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Announcement of PRI-GREEEN Funding

The Plant Resilience Institute and MSU’s Project GREEEN have partnered to fund seed projects focused on plant resilience of Michigan crops. Two projects were funded focused on dry beans and tar spot of corn.

Investigating the drought tolerance of dry bean cultivars adapted to organic production in MI
James DeDecker,  Dr. James Kelly, Dr. Andrew Wiersma
Of the many specialty crops produced in Michigan, dry edible beans are expected to be relatively climate resilient.  The Bean Breeding and Genetics Lab at MSU, led by Dr. James Kelly, is teaming up with staff at the Upper Peninsula Research and Extension Center to investigate how organic dry beans respond to environmental stresses predicted by climate models.  Their project will expose several varieties of dry edible beans to nitrogen and drought stress, and monitor how the beans respond in terms of nitrogen fixation and yield.  This research will be conducted in East Lansing and Chatham, MI to understand how current and future climate conditions might affect how and where dry beans are produced in our state.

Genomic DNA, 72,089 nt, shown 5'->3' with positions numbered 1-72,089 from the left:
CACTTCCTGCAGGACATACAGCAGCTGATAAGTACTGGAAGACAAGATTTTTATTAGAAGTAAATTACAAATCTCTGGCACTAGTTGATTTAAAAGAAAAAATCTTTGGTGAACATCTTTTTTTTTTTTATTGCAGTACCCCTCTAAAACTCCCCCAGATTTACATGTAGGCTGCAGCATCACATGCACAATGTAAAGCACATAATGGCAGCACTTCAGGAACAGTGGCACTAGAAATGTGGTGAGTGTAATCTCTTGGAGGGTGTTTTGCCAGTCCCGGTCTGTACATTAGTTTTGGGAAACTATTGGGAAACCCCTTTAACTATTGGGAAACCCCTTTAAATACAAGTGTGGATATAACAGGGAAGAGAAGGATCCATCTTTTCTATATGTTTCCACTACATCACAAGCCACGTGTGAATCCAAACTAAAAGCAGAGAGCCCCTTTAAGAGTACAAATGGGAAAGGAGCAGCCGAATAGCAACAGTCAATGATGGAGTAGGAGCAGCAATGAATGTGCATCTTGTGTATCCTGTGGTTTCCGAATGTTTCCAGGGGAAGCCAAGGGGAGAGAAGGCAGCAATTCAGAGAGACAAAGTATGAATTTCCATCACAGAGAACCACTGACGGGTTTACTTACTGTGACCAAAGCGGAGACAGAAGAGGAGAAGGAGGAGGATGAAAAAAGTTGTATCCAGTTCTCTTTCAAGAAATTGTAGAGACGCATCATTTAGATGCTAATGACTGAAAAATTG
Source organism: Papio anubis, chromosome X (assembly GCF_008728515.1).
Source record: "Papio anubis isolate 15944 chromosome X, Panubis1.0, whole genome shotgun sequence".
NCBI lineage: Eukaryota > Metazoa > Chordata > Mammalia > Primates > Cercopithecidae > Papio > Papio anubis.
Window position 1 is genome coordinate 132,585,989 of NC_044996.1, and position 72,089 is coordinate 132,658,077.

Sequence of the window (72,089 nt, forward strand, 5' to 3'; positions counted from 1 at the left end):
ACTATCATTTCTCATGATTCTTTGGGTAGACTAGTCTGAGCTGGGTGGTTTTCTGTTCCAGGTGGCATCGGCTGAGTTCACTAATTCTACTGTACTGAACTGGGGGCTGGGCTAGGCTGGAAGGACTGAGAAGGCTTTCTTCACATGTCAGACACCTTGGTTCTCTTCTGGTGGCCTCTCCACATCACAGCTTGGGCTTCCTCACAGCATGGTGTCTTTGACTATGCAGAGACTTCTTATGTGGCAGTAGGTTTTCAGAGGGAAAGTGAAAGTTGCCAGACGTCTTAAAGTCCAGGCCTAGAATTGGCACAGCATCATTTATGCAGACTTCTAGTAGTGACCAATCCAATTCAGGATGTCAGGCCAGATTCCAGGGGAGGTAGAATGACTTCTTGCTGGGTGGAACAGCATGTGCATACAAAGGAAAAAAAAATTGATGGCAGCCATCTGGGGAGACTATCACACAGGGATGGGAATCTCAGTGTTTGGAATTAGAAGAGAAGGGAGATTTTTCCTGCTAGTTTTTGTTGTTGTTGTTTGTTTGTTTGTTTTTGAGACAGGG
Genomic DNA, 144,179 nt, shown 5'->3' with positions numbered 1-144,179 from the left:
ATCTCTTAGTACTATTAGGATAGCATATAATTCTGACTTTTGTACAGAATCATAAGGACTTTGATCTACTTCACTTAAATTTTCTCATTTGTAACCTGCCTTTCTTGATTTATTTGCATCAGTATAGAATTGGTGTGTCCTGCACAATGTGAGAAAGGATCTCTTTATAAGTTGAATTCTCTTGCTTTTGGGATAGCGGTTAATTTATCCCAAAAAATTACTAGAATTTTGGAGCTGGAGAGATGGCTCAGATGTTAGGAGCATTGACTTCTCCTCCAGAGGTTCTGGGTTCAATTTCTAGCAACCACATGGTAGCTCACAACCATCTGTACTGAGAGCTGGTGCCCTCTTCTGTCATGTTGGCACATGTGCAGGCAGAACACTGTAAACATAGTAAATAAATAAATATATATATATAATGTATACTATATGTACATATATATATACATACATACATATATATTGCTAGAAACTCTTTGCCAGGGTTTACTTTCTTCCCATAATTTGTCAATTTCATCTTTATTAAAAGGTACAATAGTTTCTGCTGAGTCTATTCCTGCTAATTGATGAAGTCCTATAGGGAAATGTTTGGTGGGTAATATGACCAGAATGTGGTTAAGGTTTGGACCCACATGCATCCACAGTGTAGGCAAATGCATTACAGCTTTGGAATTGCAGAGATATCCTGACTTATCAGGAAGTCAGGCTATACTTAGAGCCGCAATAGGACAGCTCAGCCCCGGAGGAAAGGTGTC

James DeDecker          Climate station

Screening for resistance to maize tar spot, a new disease for MI
Drs. Martin Chilvers, Addie Thompson, Maninder Singh
Tar spot is a fungal disease that causes black lesions on maize leaves. Though it was first described in Mexico in the early 1900s, it had not been reported in the US until 2015, in Illinois and Indiana. First observation in Michigan occurred in Allegan County in 2016. In 2017 a field in Allegan County was severely diseased, with estimated loss of 40 bu/A. By 2018, tar spot had been confirmed in 26 Michigan counties, with multiple reports of losses in specific fields up to 50 bu/A across five counties. Nothing is currently known about resistance to the disease in our temperate germplasm. We, the Chilvers, Thompson and Singh labs, propose to work collaboratively to find long- and short-term solutions for tar spot by screening diverse germplasm for resistance, while concurrently screening current hybrids, studying basic epidemiology to understand the pathogen and plant infection, and conducting fungicide trials.

Field in Allegan County, Michigan          maize leaves